The Garden of Good and Evil at the YSP

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The latest main exhibition in the Underground Gallery at the YSP had opened on 14 October, the day before our visit last weekend. It’s devoted to the work of a Chilean artist, Alfredo Jaar – “a pioneering practitioner of socially critical art” (Claire Lilley in the Exhibition Guide).

It’s a very different type of exhibition to those normally shown at the YSP as the works on display are not sculpture in the usual meaning of the word, but “installations”, film and photography.

Describing himself as “an architect making art”, Jaar constructs spaces and intricate light systems to navigate the ambiguities of what is represented and misrepresented in photographic and other media. (Exhibition Guide)

Unlike most of the major YSP exhibitions, there is only one of his installations outside the Underground Gallery (Tony Cragg’s sculptures sited outdoors from the previous exhibition are still there and will remain in place until March). This is a new work which will become a permanent exhibit in the grounds once the exhibition is over – relocated elsewhere as they won’t leave it in it’s present location immediately in front of the gallery. This work – The Garden of Good and Evil  (the exhibition is named after it) – takes the form of a grove of  101 trees sited in tubs along the length of the Underground Gallery open-air concourse. Inside this mini forest there’s a number of steel cells, of different sizes,  which are meant to reference ‘black sites’, the secret detention facilities around the world operated by the United States Central Intelligence Agency (CIA). Visitors could wander through the trees discovering the individual cells – all different but all with a one-metre square base.

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The work was inspired by a poem, One Square Metre of Prison,  by the Palestinian poet Mahmoud Darwish. Without being aware of this the work is perhaps an interesting curiosity, but knowing the inspiration it certainly made me consider and think about how people are imprisoned for their beliefs and hidden away from public view by governments, terrorist organisations etc. And with clandestine prisons, in practice illegal or only of borderline legality, themselves hidden from view by governments so that they can be ignored by the citizens – out of sight, out of mind.

Inside the gallery there are three major installations and a small number of other works. No photographs allowed, but the nature of most of the works meant that this was not that appropriate.

The first of the major works is The Sound of Silence (2005). Visitors enter a steel cube and sitting in the dark watch a video work telling the story of a South African photographer, Kevin Carter, leading to his image of a young victim of the 1993 Sudanese famine. The photographer stood and observed a young starving child being watched by a vulture, waiting for the appropriate moment to snap his photograph. A shocking image resulted which drew global attention to the famine, leading to aid being sent to help the victim. But the image raised serious questions about the role of the photographer and raises serious ethical questions. He did nothing to help the individual but, on the other hand, the picture may have contributed to aid saving the lives of others. The suffering of one saving the lives of many others?  This clearly troubled Carter himself and he later committed suicide.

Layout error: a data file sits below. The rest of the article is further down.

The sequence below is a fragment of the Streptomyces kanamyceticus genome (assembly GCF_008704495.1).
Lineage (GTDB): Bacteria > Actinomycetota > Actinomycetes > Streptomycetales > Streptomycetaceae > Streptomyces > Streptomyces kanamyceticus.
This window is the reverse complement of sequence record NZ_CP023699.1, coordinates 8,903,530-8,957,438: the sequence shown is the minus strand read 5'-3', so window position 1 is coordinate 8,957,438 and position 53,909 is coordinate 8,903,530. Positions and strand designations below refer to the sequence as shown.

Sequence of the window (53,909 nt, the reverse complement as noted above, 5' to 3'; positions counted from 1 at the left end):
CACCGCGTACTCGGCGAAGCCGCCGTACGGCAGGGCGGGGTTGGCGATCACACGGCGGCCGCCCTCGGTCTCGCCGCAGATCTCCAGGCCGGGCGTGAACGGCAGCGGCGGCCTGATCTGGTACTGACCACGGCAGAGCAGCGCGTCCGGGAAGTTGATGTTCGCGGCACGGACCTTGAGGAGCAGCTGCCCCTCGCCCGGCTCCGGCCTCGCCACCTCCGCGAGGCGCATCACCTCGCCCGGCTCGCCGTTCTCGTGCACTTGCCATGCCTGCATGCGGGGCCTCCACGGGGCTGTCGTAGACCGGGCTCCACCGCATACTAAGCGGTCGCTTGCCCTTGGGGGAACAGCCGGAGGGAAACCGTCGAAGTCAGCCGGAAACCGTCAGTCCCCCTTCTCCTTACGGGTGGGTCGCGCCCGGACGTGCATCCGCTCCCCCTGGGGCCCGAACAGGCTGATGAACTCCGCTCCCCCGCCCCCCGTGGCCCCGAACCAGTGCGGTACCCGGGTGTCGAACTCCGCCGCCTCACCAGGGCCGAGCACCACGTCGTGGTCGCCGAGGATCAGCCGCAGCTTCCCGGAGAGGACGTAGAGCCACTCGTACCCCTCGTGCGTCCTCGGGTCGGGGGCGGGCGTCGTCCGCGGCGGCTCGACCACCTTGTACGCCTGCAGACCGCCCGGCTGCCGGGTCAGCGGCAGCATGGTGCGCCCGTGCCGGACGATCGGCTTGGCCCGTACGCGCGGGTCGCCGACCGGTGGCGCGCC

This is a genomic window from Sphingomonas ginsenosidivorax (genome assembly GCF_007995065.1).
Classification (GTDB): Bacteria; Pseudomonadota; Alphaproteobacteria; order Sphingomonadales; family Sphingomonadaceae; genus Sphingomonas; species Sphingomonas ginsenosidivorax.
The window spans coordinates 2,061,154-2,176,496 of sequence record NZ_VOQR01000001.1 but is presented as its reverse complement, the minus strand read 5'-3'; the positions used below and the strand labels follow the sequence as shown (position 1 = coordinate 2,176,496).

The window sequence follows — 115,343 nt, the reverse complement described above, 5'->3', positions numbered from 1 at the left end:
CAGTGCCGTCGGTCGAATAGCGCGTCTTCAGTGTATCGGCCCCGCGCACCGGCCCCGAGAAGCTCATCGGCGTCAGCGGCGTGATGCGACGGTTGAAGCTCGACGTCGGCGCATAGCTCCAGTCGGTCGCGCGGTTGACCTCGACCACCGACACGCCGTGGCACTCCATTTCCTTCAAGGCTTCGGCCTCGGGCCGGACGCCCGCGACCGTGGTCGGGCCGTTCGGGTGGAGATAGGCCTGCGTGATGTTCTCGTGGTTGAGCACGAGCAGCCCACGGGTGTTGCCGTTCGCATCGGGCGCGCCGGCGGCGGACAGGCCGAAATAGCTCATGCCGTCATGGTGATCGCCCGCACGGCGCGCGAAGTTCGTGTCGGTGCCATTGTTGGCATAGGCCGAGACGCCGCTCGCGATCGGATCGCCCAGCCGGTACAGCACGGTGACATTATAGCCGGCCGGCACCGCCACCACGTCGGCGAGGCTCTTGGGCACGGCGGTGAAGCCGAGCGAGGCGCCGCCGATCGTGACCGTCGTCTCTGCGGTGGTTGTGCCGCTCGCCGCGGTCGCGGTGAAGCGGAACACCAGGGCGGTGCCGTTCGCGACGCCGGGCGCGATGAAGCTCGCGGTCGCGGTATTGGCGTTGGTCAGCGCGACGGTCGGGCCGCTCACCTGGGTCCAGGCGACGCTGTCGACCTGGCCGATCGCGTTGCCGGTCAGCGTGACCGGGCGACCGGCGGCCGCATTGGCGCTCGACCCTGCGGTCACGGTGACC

The second of the major works, A Hundred Times Nguyen (1994), has 100 images of a little girl the artist met while visiting ‘refugee detention centres’ for Vietnamese boat people in Hong Kong in 1991. Jaar who photographed her five times at five-second intervals. He took four of the images altering the order in which they are shown using all possible combinations to make 100 pictures which are displayed on the walls of the gallery.  In this work the artist addresses “compassion fatigue” and

articulates the importance of the individual through many of his installations, rather than focusing on the mass of victims of the devastation and oppression he has witnessed. (Exhibition website)

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The third major work Shadows (2014) uses images taken by photographer Koen Wessing over a single day, early in the 1978 Nicaraguan Civil War, following a farmer’s murder. Entering a darkened room six of the images are displayed on the wall. Visitors then move through to a second darkened space where the seventh image is projected onto the entire back wall of the room, which shows two women grieving after the death of their father, shot by Somosa’s National Guardsman and left by the side of the road. The image alters as it is observed, the two grieving daughters being isolated from the picture and then altered and turned into a bright white silhouette.  The room then goes completely dark and the image is retained on the retina, gradually fading away after several seconds.

I’m not sure what the artist’s intention was, but I felt that it is easy to put aside the shocking images of suffering but here it wasn’t quite so easy to forget and perhaps that’s what we all need to do.

Although I’m sure many visitors will grumble about the “unorthodox” nature of the exhibition – not “proper art” will no doubt be heard – this is the second video based exhibition we’ve seen in the underground Gallery. The other being the Bill Viola exhibition we saw at the beginning of last year. That was intended to be “a sensory experience with space to pause and make time to reflect and enable an emotional or even transformational experience”. However the current exhibition is quite a different experience. Unsettling and thought provoking in a different way and making political points about cruelty and suffering and the role of the artist.

 

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